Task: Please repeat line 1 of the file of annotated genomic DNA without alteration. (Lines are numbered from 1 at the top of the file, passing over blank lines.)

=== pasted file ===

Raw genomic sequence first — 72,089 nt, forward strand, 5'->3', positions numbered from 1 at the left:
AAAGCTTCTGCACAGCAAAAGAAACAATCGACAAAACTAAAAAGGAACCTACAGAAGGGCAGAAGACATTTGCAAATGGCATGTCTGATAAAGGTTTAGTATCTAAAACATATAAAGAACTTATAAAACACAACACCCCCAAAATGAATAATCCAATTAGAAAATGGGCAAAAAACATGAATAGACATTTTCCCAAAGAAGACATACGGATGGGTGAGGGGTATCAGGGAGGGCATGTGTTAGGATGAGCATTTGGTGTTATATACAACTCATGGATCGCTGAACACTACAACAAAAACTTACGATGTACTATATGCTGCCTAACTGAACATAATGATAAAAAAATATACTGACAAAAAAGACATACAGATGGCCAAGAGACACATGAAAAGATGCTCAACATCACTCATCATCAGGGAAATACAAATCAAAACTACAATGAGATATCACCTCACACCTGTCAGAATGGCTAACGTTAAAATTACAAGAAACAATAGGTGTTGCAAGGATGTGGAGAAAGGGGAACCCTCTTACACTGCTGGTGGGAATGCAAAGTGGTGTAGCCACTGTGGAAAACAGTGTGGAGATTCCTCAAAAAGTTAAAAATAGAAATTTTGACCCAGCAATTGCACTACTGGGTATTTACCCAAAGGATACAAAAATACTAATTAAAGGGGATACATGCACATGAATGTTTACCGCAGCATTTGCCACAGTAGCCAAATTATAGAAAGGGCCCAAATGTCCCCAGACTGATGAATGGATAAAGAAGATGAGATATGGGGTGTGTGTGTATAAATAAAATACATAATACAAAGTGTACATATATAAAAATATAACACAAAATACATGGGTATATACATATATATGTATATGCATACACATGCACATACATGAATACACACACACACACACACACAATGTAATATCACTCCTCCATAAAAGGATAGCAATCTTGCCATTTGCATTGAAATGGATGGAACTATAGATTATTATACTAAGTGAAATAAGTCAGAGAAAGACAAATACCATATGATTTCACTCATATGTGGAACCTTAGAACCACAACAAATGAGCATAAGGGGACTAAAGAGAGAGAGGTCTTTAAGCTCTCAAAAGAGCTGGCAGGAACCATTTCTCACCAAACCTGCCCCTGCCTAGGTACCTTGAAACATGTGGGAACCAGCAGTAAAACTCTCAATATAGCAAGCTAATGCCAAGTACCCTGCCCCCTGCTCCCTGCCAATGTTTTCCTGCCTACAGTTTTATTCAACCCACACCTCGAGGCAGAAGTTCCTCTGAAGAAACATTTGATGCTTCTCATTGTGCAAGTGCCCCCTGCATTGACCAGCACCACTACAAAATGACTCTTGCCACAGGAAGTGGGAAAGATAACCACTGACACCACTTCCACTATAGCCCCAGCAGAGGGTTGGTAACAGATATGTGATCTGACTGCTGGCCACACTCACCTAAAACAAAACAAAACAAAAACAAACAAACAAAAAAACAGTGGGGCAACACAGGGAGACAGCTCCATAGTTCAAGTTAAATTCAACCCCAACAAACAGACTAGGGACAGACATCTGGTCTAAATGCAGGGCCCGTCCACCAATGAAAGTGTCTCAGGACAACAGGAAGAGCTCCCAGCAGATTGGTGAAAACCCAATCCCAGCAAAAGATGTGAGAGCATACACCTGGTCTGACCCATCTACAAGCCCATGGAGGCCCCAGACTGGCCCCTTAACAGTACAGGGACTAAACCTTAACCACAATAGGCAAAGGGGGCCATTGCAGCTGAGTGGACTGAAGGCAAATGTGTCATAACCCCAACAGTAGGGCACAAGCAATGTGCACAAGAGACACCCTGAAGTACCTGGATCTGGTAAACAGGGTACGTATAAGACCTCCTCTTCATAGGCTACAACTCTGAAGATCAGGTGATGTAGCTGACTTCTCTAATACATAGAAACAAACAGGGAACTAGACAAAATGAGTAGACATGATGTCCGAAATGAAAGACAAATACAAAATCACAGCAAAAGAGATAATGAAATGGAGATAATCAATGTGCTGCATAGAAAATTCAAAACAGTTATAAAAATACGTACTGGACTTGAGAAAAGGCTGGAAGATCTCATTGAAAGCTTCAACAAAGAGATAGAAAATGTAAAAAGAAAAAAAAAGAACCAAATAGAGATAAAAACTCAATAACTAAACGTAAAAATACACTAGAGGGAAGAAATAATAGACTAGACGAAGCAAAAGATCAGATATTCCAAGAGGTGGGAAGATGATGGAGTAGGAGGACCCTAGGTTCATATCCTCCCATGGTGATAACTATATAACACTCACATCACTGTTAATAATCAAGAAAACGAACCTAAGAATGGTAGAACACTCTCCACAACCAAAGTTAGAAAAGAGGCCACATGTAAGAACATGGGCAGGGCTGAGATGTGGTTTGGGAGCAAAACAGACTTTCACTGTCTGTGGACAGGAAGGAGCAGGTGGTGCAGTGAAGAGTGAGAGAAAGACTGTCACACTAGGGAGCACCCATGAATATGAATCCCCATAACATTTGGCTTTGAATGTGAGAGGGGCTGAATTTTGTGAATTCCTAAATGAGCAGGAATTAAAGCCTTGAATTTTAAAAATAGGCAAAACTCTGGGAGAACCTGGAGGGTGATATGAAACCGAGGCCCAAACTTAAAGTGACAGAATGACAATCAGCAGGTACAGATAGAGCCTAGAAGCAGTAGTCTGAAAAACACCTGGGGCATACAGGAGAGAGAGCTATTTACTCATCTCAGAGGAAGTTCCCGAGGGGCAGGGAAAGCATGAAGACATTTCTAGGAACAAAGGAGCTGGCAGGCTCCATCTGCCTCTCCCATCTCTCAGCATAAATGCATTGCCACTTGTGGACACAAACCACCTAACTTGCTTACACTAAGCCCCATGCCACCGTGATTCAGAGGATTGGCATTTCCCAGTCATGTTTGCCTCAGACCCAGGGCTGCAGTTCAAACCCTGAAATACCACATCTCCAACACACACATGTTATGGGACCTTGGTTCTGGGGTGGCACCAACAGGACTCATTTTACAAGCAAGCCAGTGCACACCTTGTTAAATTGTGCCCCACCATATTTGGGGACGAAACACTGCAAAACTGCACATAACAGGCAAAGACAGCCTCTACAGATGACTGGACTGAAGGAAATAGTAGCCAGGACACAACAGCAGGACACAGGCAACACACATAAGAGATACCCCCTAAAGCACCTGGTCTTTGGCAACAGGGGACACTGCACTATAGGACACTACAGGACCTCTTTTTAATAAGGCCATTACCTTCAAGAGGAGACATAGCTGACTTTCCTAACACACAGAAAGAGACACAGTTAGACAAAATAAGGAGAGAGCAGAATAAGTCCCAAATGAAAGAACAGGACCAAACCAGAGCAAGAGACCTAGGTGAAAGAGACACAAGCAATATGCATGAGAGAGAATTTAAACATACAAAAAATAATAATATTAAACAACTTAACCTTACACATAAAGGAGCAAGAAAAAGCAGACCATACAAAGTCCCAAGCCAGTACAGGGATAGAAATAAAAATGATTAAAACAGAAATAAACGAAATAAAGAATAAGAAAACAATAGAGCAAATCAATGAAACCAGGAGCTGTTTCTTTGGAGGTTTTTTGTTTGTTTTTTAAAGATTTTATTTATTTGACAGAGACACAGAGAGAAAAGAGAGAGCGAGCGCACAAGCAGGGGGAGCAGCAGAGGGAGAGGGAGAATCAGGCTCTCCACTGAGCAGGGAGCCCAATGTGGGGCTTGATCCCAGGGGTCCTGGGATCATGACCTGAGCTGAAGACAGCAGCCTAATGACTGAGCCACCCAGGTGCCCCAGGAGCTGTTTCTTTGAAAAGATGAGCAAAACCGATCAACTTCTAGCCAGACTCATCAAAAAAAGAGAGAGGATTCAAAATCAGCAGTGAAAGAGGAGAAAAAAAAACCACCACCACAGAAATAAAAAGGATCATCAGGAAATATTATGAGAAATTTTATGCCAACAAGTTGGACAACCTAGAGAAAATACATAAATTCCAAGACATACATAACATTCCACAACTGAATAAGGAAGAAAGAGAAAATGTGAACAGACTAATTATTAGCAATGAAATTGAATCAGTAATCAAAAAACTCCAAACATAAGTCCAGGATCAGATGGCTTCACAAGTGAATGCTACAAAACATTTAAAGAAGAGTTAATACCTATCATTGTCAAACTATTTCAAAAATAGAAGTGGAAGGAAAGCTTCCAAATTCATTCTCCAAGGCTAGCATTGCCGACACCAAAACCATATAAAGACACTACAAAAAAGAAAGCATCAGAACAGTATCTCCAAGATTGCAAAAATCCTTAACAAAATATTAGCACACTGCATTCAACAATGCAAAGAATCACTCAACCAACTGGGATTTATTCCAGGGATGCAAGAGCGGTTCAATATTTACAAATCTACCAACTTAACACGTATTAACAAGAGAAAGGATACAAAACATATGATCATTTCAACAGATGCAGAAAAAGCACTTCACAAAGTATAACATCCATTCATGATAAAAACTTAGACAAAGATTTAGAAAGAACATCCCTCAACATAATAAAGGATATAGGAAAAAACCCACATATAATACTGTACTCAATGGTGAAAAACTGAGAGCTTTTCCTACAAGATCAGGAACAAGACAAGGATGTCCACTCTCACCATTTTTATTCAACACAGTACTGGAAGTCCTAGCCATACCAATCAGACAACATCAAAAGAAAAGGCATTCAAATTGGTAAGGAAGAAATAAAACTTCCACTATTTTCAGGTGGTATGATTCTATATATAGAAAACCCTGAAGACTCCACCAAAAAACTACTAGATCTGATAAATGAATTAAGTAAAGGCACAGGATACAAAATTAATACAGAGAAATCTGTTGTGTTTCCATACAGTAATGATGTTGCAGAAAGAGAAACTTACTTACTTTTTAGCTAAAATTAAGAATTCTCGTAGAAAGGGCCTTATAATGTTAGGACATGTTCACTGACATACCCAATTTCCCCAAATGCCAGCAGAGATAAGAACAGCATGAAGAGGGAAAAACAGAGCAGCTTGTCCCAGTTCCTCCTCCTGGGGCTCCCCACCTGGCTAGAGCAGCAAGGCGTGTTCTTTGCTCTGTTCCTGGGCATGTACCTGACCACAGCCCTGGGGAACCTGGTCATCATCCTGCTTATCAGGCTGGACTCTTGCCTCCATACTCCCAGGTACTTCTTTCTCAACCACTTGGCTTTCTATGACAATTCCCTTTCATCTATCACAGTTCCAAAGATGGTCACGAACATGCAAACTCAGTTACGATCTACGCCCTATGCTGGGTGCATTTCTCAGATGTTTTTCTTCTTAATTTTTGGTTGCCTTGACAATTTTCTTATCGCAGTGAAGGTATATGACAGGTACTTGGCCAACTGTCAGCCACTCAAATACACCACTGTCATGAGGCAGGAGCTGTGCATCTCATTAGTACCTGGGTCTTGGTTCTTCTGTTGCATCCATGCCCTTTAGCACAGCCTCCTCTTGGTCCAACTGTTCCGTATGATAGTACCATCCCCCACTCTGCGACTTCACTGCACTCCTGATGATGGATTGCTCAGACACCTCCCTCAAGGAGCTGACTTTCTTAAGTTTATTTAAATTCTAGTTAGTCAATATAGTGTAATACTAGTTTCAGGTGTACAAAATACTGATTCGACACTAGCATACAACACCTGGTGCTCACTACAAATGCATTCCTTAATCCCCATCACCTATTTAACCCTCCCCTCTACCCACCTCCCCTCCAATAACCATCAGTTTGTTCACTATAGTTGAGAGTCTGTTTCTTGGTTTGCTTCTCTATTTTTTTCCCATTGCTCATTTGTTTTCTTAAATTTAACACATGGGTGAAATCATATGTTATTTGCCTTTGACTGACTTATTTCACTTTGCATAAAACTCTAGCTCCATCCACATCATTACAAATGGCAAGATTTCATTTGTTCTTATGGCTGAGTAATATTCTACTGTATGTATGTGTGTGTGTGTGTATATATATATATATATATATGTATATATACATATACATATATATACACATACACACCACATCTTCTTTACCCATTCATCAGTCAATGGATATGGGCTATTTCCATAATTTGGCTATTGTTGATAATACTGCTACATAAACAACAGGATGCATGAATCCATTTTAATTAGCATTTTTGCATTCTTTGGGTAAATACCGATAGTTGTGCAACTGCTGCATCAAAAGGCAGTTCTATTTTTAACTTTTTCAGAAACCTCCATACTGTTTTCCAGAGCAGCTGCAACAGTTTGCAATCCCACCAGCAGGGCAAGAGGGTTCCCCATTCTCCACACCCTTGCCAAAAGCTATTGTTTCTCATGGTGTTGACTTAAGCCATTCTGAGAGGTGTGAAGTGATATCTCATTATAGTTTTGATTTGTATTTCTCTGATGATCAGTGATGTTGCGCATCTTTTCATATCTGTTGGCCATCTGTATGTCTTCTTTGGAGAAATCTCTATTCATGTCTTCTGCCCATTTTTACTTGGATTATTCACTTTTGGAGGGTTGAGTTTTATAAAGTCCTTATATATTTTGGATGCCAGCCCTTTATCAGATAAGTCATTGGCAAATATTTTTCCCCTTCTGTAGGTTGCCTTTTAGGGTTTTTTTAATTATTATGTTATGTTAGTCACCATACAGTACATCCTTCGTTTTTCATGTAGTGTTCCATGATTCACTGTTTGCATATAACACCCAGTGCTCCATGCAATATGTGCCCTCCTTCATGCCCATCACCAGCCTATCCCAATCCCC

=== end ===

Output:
Raw genomic sequence first — 72,089 nt, forward strand, 5'->3', positions numbered from 1 at the left: